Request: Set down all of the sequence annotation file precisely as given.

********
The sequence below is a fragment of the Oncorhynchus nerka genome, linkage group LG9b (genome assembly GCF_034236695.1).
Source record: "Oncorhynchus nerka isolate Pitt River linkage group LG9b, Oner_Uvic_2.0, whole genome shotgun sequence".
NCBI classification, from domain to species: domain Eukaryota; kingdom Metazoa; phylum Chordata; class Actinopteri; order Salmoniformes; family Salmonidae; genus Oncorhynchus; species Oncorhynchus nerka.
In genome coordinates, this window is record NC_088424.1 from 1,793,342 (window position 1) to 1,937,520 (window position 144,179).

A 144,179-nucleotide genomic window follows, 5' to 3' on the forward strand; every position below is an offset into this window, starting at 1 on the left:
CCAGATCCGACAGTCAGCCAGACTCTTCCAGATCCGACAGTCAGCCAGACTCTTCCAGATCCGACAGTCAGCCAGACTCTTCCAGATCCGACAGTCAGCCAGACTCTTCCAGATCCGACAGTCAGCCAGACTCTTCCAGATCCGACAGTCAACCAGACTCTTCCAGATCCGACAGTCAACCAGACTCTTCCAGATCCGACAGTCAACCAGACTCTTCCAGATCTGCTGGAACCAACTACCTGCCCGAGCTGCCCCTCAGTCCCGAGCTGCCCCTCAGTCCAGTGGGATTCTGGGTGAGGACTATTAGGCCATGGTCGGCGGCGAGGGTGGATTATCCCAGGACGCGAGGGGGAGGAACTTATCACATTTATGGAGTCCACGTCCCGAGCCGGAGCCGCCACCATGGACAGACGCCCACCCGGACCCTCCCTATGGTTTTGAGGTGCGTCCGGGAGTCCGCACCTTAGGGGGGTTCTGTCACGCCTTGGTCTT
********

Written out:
The sequence below is a fragment of the Oncorhynchus nerka genome, linkage group LG9b (genome assembly GCF_034236695.1).
Source record: "Oncorhynchus nerka isolate Pitt River linkage group LG9b, Oner_Uvic_2.0, whole genome shotgun sequence".
NCBI classification, from domain to species: domain Eukaryota; kingdom Metazoa; phylum Chordata; class Actinopteri; order Salmoniformes; family Salmonidae; genus Oncorhynchus; species Oncorhynchus nerka.
In genome coordinates, this window is record NC_088424.1 from 1,793,342 (window position 1) to 1,937,520 (window position 144,179).

A 144,179-nucleotide genomic window follows, 5' to 3' on the forward strand; every position below is an offset into this window, starting at 1 on the left:
CCAGATCCGACAGTCAGCCAGACTCTTCCAGATCCGACAGTCAGCCAGACTCTTCCAGATCCGACAGTCAGCCAGACTCTTCCAGATCCGACAGTCAGCCAGACTCTTCCAGATCCGACAGTCAGCCAGACTCTTCCAGATCCGACAGTCAACCAGACTCTTCCAGATCCGACAGTCAACCAGACTCTTCCAGATCCGACAGTCAACCAGACTCTTCCAGATCTGCTGGAACCAACTACCTGCCCGAGCTGCCCCTCAGTCCCGAGCTGCCCCTCAGTCCAGTGGGATTCTGGGTGAGGACTATTAGGCCATGGTCGGCGGCGAGGGTGGATTATCCCAGGACGCGAGGGGGAGGAACTTATCACATTTATGGAGTCCACGTCCCGAGCCGGAGCCGCCACCATGGACAGACGCCCACCCGGACCCTCCCTATGGTTTTGAGGTGCGTCCGGGAGTCCGCACCTTAGGGGGGTTCTGTCACGCCTTGGTCTT